Voter turnout in B.C.'s provincial election hit a record low on Tuesday, with only 50 per cent of eligible voters bothering to vote, a full eight percentage points less than the 58 per cent that voted in 2005.
The sharp drop in voter participation came as a surprise to B.C.'s chief electoral officer, Harry Neufeld, who was predicting the highest turnout in 20 years after a record high of 297,000 people voted in advance polls in the days leading up to the May 12 election.
B.C. Liberal Leader Gordon Campbell won his third straight mandate and his party received 46.1 per cent of the 1,545,716 ballots cast, taking 49 of 85 seats. About 44,000 fewer people than voted in the general election cast ballots in the referendum on electoral reform, for a total of 1,501,765.
Neufeld told CBC News he'll be looking to find out why only half of eligible voters showed up at the polls.
"We're going to be doing a survey," he said Wednesday. "We did a survey after the 2005 election, and a significant number of people, about 44 per cent, the last time we surveyed them, were simply disengaged with the political process and just didn't have an interest in following politics, being involved and being part of the voting process."
Voter turnout has been dropping for years in B.C. In the 1983 provincial election, 70 per cent of eligible voters cast ballots.
Did politics lose to hockey playoffs?
There has been much speculation that the Canucks short-lived Stanley Cup playoff run diverted many peoples' attention away from the campaign.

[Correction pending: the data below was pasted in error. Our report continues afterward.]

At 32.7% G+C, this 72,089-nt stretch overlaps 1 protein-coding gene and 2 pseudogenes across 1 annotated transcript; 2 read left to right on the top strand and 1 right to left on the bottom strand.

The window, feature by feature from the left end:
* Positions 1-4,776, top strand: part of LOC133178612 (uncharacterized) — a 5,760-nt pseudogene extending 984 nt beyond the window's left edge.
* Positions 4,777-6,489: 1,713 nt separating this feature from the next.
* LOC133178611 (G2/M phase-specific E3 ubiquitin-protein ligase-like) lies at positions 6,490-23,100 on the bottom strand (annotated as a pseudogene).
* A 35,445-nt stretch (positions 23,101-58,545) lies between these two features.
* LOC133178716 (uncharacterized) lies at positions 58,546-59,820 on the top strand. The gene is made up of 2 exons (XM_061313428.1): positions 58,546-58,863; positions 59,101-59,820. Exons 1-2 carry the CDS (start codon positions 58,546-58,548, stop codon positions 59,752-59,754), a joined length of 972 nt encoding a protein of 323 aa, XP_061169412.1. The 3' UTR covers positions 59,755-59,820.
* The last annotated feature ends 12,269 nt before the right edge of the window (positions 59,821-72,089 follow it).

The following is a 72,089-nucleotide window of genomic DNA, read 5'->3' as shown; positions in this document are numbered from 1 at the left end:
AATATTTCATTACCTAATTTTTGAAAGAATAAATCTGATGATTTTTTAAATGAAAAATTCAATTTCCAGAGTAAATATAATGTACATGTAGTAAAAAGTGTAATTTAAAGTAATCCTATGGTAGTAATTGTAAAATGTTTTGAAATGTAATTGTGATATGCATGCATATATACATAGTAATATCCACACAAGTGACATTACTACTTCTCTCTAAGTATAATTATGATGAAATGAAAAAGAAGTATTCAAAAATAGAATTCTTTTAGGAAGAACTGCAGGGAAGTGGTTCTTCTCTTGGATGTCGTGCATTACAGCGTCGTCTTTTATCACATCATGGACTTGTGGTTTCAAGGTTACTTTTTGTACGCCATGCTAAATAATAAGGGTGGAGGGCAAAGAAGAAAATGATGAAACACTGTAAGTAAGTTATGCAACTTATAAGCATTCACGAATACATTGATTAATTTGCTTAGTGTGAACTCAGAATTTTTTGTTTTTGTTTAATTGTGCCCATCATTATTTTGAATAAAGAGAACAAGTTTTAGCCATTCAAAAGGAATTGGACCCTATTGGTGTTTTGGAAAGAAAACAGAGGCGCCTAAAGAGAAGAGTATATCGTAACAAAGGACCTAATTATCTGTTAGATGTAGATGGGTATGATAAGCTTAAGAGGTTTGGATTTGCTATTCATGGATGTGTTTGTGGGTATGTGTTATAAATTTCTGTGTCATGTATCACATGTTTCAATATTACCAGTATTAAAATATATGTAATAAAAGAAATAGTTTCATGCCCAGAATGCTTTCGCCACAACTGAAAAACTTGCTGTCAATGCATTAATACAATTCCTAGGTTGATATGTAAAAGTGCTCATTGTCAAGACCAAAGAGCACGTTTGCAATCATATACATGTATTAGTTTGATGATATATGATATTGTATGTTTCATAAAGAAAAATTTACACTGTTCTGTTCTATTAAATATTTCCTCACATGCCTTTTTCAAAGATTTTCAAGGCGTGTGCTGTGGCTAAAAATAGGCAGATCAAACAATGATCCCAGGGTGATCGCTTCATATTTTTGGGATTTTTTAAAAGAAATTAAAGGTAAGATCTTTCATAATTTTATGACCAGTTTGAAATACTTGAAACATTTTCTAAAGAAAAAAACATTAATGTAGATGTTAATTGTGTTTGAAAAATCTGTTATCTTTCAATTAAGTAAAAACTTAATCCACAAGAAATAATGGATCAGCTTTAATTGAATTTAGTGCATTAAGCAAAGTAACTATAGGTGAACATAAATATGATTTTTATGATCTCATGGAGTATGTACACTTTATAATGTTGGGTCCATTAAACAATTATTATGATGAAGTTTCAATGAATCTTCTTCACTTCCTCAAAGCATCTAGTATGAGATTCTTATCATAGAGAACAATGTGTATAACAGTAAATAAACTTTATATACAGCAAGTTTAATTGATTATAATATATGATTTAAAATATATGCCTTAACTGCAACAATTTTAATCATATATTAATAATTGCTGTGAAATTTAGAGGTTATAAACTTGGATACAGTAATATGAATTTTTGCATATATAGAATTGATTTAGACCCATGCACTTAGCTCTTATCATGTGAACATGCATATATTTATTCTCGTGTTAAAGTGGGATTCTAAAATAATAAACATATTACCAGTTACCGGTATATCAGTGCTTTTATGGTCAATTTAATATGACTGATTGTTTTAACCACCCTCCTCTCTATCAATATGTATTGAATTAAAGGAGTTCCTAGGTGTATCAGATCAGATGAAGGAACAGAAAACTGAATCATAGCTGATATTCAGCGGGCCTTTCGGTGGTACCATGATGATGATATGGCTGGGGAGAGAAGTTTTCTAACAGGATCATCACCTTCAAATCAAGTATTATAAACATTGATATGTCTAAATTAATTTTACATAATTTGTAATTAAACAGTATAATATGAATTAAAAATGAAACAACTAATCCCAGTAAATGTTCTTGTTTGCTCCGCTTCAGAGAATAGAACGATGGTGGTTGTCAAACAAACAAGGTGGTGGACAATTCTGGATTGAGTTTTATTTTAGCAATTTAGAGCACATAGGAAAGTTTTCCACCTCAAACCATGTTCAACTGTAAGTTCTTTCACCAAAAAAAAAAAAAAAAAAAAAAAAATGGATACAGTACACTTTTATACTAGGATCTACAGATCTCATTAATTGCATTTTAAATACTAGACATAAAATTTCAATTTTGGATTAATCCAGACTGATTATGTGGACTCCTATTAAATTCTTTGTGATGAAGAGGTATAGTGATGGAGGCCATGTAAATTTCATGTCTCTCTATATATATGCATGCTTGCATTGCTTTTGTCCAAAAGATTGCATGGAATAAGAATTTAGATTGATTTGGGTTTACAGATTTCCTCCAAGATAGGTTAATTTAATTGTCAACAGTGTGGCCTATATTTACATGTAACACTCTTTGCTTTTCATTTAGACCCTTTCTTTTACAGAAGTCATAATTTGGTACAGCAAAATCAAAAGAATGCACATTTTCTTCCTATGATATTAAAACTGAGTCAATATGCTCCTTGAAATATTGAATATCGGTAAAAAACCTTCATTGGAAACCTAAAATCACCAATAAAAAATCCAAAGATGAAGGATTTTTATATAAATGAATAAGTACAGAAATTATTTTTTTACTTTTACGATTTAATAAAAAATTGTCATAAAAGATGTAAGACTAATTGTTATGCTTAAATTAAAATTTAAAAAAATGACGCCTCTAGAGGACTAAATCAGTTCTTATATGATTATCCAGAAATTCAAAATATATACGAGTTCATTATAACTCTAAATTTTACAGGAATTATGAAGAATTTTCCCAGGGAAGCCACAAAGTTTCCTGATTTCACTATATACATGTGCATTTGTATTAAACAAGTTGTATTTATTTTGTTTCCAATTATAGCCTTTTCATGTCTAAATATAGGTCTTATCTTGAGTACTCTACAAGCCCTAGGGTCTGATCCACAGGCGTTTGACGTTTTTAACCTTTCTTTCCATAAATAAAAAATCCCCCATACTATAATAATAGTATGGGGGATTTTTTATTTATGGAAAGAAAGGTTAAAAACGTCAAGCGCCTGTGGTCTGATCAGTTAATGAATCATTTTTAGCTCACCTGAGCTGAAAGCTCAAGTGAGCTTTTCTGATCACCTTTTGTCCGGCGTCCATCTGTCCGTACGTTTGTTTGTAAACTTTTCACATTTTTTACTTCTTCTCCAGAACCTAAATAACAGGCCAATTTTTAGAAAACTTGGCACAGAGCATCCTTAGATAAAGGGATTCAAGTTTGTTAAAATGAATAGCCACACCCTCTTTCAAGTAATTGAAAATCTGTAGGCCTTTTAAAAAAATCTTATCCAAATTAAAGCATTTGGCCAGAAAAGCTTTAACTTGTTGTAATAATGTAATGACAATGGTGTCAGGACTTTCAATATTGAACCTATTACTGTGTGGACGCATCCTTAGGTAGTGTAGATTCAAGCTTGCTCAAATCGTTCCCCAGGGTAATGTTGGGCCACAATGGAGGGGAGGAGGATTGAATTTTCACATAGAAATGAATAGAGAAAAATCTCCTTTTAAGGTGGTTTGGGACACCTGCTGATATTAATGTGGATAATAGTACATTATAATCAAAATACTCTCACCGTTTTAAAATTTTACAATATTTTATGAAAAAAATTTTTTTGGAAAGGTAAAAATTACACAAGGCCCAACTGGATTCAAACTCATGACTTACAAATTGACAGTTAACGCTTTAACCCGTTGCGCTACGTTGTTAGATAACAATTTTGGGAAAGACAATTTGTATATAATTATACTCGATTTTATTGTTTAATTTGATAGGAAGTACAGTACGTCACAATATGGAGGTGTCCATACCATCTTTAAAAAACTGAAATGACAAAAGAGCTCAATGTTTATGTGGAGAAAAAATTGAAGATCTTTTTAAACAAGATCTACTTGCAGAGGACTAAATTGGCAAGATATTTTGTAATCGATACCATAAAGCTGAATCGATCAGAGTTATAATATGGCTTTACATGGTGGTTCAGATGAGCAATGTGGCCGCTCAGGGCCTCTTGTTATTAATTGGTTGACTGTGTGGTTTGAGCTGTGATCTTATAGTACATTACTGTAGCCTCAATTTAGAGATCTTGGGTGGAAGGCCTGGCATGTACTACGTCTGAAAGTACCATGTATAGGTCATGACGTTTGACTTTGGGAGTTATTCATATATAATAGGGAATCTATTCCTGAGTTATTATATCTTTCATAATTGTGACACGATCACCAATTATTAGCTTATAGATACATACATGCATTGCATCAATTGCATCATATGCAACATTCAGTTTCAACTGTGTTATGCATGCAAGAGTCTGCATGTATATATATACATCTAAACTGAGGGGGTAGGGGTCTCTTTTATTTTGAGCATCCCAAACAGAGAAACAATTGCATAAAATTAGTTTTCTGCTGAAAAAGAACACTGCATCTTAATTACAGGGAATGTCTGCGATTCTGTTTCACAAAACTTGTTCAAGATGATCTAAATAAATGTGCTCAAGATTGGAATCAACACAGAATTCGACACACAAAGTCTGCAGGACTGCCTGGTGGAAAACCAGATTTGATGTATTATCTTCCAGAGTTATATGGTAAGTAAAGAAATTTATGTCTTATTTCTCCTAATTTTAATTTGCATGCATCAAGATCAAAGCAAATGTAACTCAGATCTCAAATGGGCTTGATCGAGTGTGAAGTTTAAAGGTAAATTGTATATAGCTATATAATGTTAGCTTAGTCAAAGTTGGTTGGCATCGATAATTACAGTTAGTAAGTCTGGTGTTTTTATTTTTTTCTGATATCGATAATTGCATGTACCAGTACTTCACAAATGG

Many candidates did what they could to compete for voter attention, including wearing hockey jerseys, but at least one poll showed the public was still more interested in hockey than politics.
The Canucks eventually lost to the Chicago Blackhawks in the second round of the playoffs on Monday night, potentially leaving many voters in a deep funk on Tuesday morning when the polls opened.
But if hockey is the problem, it's not likely to go away. B.C.'s election dates have been fixed by Premier Gordon Campbell to come up every four years in May, right at the start of playoff season, and on Wednesday, Campbell dismissed the idea of moving the date.
"I think people are quite capable of dealing with hockey and an election," said Campbell.
UBC political science professor Fred Cutler said there were other factors at play, including the two main party leaders' lack of charisma and a lack of clear divisions in their platforms.
"We didn't have people able to separate the two parties easily or separate their leaders," said Cutler.
For instance, the NDP was criticized by many of its traditional environmentalist supporters for wanting to axe the B.C. Liberals' carbon tax, sending a mixed message to voters about where the party stood in the traditional political landscape.
"For a voter who is having that kind of pressure on both sides and can't quite make up his or her mind, it's going to be that little bit harder to get up and make the walk and tick the ballot," said Cutler.